OK, on with the show! The first, second, third, and 150th things I did were filling in all these little squares with foam. Because of the necessary scoring and bending, it would have been easier if the inner skin was in first, but I couldn't think of how to do that with the hatch attached to the trailer ... you know, without literally living inside the galley for two days. Maybe I lack commitment, but that seemed like too extreme an option:
Tedious, and sticky work. But, it progresses:
After a week's worth of evenings doing that, I was done! Hooray. I'd rather eat a bowl of broken glass than vacuum up any more foam dust. Time for the main part of the bottom skin: the hatch is a little longer than 5 feet, so we'll need to do a join and a small extra piece. However, since the hinge will be in the way of all that, we'll need to do that once we take it off.
Here's the glue-up. This was a tough one, as the hatch had developed a slight middle bow. This made the edges prone to buckling, and it was a real pain to tack them all down. Drywall screws helped, but even so, there were a couple of spots that popped up after the screws came out:
Distressing at first, but no major problem. More glue, and more screws to clamp. It's a nice looking hatch, once I got my mind away from the microscopic problems. The small bare spot is just visible at the top:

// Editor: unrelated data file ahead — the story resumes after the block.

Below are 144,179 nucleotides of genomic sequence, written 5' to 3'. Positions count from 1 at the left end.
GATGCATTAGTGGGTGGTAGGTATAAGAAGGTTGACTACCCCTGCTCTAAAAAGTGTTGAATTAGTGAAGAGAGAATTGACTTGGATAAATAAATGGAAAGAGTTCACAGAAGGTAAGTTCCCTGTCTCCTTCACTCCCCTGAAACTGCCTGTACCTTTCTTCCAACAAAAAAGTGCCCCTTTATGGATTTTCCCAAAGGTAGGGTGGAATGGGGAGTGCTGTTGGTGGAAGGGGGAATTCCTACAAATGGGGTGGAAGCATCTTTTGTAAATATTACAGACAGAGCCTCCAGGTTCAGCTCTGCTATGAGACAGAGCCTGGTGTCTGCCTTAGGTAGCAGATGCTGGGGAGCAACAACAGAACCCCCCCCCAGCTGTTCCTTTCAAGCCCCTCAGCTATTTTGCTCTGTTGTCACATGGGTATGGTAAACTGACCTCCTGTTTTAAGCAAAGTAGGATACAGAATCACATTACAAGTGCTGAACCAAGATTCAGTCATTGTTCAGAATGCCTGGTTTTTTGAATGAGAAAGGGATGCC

It even opens! I'll be honest, it would be quite upsetting if it didn't. Shown braced with a stick, but the final build will eventually need gas springs to guard against the very real possibility of decapitation:
Off it comes for more work. The outer skin got finished without event. The real task moving forward will be making sure the inner skin doesn't distort the hatch too much during gluing. A skew would prevent it from fitting the hole squarely, and too much spring-back would cause sealing problems:
Here we are, with the requisite gobs of glue cleaned up, all ready for the inside skin:
Once this is built, it will get sanded and filled like the outer roof. It'll then get reattached, and I'll fiddle with the seal gaps to make sure everything works. It will stay on while I build the doors, then everything will get finished in pieces.
Summertime camping? Yes please! But it's getting warm out already, and I still have work to do!